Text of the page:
Eads to Limon, CO

Heading north from from Eads
Kit Carson at 20 miles and Hugo at 65 miles are the only places to stop on the way to Limon

When I checked in last night, the manager told me that "A group of bicyclists from Georgia" are in the rooms next to yours. This morning at 6:30 AM, when I came out looking for breakfast and internet access, I found them. There were eight of them, most of whom work for CDC. They invited me to join the group for breakfast, and even cooked waffles for me ;-}. Only two of the eight were riding across the country. The young guys I met yesterday said they thought a trans-am was often done in a time of transition, e.g after college graduation in their case. This couple was doing it after his retirement from CDC. The other six folks had joined them for a week of riding in Colorado and were heading back to Atlanta this morning.

After the couple continuing on to Kansas headed out, the rest of their group packed up into a van and headed south to Pueblo. I packed up and rode north towards Limon. The folks heading east had a side-headwind. I had a tailwind ;-}.

There were a lot more trucks than trees on this route!
Note the good, if a little bumpy, shoulder

I had two goals today, one was to get to Limon some 85 miles north west of Eads and the second was to meet up with an old friend whose daughter was driving her from Louisville, CO to Dodge City, KS. Thanks to good roads and good winds, I made the 85 miles in six hours of mostly easy riding. I also met, and had great visit with, my friend and her daughter in Hugo. there isn't much except a lot of pretty grass land and some very big wheat fields between Eads and Limon. There are only two places to eat or get water, and those places, Kit Carson and Hugo, are 45 miles apart.

This route run parallel to railroad tracks most of the way to Limon
Most of the trains I saw were hauling coal

I covered the 20 miles to Kit Carson in about an hour and a half. When I got there I saw a cafe at the motel open for breakfast and then rode all the way to the other end of town where there is a restaurant and a convenience store - both closed at that time in the morning ;-{ - and then rode back to the cafe. My second breakfast was good, if overpriced, and two older ladies at the cafe where friendly, as were several folks that came in while I was there. As I was leaving, I asked one of the ladies what was between Kit Carson and Hugo. She said there might be 'a couple of houses near the road.' That was accurate.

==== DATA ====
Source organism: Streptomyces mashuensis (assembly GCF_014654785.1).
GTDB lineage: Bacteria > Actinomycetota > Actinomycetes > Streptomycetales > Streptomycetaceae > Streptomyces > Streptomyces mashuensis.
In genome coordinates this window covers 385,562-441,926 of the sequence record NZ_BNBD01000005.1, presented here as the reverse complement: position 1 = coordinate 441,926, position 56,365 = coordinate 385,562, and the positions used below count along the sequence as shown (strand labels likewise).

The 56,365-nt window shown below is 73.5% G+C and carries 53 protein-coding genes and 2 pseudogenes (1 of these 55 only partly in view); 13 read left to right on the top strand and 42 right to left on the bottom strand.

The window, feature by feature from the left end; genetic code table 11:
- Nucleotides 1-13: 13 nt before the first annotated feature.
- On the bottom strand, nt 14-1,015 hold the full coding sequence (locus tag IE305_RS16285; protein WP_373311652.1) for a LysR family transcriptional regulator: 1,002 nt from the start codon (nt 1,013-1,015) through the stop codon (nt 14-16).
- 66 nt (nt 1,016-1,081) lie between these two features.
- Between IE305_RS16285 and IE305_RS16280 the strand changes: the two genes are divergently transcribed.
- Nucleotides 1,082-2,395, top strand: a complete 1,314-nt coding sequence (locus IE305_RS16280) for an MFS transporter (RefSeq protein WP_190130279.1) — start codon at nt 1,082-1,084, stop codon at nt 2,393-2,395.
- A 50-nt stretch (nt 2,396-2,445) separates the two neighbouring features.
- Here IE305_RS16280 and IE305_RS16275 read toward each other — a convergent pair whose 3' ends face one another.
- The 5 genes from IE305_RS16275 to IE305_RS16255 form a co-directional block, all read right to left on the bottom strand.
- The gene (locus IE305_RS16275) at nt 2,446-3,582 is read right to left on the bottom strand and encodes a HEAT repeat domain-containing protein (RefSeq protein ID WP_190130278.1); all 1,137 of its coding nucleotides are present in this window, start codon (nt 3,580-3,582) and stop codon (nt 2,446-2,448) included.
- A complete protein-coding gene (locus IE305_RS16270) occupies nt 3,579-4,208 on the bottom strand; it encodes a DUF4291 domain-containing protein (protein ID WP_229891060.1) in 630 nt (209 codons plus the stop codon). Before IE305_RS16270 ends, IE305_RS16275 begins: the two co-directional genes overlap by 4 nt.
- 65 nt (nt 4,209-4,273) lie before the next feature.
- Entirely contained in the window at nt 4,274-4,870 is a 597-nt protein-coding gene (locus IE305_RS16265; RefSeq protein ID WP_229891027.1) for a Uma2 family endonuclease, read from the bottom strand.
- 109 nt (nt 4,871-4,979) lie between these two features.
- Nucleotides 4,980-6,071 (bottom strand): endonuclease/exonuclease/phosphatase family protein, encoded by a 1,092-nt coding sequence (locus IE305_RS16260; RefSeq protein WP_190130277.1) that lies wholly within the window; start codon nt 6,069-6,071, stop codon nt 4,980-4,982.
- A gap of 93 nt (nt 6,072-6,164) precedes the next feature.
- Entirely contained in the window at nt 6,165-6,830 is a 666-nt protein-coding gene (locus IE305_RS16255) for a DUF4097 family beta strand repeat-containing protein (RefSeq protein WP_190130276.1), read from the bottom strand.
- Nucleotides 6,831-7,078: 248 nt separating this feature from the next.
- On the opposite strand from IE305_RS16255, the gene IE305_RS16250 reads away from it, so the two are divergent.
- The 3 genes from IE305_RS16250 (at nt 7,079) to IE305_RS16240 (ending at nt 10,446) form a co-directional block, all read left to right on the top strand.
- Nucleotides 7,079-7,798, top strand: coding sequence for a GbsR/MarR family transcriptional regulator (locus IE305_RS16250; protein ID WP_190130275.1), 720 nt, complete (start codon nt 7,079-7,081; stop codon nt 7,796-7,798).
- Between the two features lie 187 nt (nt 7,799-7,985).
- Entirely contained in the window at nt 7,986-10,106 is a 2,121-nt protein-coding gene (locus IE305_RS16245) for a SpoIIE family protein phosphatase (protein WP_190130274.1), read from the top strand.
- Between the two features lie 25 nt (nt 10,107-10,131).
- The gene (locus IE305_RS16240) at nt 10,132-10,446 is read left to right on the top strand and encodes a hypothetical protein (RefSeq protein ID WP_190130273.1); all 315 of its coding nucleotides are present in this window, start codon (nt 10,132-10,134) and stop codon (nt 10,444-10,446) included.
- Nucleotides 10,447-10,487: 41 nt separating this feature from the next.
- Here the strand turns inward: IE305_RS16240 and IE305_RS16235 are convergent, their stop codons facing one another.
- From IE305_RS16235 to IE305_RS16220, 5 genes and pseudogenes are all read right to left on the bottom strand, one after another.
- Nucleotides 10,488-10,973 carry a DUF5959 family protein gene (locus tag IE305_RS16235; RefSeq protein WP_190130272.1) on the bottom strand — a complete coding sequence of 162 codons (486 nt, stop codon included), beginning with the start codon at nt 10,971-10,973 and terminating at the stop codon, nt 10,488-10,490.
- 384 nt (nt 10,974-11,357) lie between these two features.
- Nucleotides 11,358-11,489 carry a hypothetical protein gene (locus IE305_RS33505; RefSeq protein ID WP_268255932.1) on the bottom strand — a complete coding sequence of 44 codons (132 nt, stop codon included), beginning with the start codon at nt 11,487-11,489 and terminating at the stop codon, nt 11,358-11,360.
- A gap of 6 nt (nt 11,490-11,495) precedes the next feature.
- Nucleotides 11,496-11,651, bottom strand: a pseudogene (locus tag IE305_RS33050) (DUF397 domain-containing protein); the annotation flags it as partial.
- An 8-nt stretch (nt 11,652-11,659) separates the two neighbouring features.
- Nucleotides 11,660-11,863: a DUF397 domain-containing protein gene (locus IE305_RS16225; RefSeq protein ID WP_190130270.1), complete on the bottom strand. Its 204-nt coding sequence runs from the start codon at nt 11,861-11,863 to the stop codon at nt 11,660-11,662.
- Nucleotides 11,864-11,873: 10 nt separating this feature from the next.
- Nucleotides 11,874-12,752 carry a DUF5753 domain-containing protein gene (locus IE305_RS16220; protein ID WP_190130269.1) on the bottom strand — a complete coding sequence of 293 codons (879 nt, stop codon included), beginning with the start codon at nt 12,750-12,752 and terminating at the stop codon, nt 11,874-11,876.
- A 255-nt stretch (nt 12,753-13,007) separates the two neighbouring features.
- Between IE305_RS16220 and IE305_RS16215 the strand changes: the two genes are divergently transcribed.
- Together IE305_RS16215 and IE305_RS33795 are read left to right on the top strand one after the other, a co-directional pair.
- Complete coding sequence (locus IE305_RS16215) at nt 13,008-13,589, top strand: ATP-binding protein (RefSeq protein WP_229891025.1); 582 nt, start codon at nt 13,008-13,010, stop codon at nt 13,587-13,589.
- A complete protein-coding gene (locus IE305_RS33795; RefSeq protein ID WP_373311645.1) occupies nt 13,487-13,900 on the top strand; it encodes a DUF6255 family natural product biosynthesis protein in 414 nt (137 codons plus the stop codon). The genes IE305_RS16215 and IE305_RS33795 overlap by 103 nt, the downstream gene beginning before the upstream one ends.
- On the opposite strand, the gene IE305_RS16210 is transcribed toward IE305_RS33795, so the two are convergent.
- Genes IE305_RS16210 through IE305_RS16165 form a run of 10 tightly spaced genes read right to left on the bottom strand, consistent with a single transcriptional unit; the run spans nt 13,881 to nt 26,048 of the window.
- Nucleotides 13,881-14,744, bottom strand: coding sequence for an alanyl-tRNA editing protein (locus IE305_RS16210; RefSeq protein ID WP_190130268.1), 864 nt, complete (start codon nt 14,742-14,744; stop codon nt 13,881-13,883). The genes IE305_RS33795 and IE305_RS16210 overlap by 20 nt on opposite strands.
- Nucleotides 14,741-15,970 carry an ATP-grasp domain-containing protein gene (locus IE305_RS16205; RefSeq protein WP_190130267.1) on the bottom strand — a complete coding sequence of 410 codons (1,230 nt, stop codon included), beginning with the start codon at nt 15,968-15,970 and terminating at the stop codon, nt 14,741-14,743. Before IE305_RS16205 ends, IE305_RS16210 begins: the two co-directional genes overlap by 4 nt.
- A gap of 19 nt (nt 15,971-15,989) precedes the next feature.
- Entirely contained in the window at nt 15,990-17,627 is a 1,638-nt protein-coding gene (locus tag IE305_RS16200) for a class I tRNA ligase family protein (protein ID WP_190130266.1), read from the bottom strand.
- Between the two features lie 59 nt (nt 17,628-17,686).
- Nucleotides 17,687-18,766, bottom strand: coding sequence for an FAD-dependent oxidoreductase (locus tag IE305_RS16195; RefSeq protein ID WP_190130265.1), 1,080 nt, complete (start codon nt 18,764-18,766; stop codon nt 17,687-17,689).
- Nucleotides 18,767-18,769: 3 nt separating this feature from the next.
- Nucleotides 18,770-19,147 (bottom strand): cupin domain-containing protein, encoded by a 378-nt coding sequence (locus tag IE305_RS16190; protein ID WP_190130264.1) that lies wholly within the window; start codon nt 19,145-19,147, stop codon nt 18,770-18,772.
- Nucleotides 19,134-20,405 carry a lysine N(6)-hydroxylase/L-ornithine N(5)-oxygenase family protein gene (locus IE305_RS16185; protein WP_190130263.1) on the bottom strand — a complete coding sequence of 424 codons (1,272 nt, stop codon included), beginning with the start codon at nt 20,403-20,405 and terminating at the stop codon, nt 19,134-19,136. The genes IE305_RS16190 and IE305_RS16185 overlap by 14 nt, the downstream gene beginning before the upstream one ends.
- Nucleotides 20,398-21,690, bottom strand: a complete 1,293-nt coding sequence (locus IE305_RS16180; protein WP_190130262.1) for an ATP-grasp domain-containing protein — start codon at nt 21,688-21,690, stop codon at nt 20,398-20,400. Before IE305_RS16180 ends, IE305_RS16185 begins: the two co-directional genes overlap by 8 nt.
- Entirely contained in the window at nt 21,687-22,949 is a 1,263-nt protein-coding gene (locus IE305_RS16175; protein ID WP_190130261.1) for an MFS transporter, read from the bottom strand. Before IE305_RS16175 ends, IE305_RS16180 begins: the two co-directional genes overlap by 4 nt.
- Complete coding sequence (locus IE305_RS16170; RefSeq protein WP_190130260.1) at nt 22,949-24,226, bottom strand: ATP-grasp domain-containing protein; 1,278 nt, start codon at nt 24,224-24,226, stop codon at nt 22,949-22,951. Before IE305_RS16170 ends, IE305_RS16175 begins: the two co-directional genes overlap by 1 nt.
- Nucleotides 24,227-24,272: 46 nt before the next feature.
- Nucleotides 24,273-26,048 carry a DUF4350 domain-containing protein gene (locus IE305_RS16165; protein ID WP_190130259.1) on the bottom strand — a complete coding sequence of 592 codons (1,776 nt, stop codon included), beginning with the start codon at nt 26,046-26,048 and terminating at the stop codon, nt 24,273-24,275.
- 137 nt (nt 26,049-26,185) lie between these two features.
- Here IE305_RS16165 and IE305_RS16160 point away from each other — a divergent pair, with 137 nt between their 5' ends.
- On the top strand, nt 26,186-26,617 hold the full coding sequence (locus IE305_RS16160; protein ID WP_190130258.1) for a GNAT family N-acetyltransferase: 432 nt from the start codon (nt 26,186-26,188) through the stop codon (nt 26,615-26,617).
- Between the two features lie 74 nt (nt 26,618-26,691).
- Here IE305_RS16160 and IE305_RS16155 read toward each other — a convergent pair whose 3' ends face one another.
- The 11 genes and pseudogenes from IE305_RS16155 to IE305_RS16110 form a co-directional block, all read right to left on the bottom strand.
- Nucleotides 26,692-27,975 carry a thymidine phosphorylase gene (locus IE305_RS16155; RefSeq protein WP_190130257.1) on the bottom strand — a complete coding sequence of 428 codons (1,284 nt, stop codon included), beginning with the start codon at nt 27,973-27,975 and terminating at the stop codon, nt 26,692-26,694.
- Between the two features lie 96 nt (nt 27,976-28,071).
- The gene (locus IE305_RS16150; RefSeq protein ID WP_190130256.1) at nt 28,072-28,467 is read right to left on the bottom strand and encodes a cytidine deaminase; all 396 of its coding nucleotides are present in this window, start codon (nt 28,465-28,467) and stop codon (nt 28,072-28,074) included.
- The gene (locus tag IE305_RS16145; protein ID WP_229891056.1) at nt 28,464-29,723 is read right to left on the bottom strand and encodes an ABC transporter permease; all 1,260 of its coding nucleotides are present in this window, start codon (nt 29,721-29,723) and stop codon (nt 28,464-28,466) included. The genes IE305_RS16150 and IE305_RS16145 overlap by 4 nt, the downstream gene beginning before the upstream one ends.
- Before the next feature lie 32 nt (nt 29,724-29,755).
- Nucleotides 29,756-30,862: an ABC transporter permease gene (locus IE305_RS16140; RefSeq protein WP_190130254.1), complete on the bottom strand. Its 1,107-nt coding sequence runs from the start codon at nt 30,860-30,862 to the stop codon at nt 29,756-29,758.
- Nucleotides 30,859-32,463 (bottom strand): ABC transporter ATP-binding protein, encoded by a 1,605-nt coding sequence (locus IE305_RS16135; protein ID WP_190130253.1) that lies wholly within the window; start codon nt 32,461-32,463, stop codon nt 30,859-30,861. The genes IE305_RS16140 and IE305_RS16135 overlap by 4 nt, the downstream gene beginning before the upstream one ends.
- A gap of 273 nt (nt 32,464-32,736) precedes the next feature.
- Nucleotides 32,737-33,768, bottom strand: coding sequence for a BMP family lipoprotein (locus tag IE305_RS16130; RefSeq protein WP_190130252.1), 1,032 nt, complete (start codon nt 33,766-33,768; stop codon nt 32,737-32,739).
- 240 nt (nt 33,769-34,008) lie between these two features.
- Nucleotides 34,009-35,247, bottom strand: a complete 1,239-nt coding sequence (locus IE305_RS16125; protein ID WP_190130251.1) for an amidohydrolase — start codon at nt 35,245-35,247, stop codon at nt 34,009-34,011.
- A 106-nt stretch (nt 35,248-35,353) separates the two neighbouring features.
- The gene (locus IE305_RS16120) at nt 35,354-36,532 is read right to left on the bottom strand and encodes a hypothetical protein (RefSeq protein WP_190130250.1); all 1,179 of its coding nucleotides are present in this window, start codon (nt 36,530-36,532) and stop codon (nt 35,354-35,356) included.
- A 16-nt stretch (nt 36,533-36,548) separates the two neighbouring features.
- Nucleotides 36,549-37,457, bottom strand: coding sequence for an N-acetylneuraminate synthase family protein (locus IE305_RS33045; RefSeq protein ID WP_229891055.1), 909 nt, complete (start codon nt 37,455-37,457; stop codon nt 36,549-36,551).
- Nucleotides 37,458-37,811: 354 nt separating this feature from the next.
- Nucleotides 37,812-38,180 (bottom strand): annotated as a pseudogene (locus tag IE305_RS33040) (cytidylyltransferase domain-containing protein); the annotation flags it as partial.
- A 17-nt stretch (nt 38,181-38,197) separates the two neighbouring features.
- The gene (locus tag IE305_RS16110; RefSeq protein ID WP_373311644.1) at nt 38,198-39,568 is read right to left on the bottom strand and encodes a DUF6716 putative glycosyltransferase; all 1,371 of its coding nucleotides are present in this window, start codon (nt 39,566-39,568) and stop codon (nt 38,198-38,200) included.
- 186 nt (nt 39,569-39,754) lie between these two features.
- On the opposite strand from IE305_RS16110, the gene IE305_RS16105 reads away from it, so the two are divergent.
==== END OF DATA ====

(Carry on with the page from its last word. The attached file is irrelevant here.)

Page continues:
Most of the traffic was big trucks which, since I had good shoulders and a tailwind, were no problem. The traffic wasn't heavy, so five or ten minutes might go by when I didn't see another vehicle. Nice riding except for a few sections where both road and the shoulder were bumpy.

About 10 miles north of Kit Carson. Nice shoulders and a good wind made for fast riding

Typical view today: pretty grassland with, rarely, a clump of trees

About ten miles before Hugo, there is a nice rest-stop. I thought this might e a good place to meet my friends, so I parked my bike where it could be seen from the road, snacked, used the bathroom, and took a bit time to rest in the shade of a tree. Since my friend hadn't shown up yet, and I was getting hungry, I decided to ride on to Hugo and find a place to eat.

In Hugo, I didn't find a place to eat until I was almost at the north end of town. Then I found a very nice place which was right on the road and had a great place to leave my bicycle where it was visible both from the road and from inside where I would be eating. I went in, ordered the special, and had a nice lunch while listening to two groups of men, one retired and the other middle aged, talking about things that mattered in Hugo.

After eating , I went to bathroom to clean up a bit and, when I came out, my friends had just come in looking for me. We visited for about an hour while eating dessert and drinking tea. A nice time was had by all and I look forward to seeing them both at my daughters wedding in September. They drove on towards Dodge and I rode on to Limon. The 14 mile ride took well about 45 minutes thanks to the, now even stronger, tail wind.

287 intersects I-70 twice before getting into the old part of Limon and, at each intersection, I note the no-pedestrians signs on the I-70 entrance ramps. When I finally got into town, I picked a nice looking local motel across the street from a local grocery store and, checking for wireless first, I went in and registered. The fellow working the desk was nice and interesting, but really didn't know what he was doing, and put me into a nice room which, it turned out, was already reserved. I walked over the grocery store and bought some pop to drink. It was a nice to be in a good, but definitely small town, grocery store. Although I had been in Limon several times, I had never been in the real town of Limon, just the interstate service area, and now I appreciate Limon, as a nice little town.

When the woman really running the place came back, I ended up moving twice in order to get a room with a good wireless signal. Despite that, I really enjoyed the motel - a very mellow place to stay - and had one of the best internet connections I've had on this tour.

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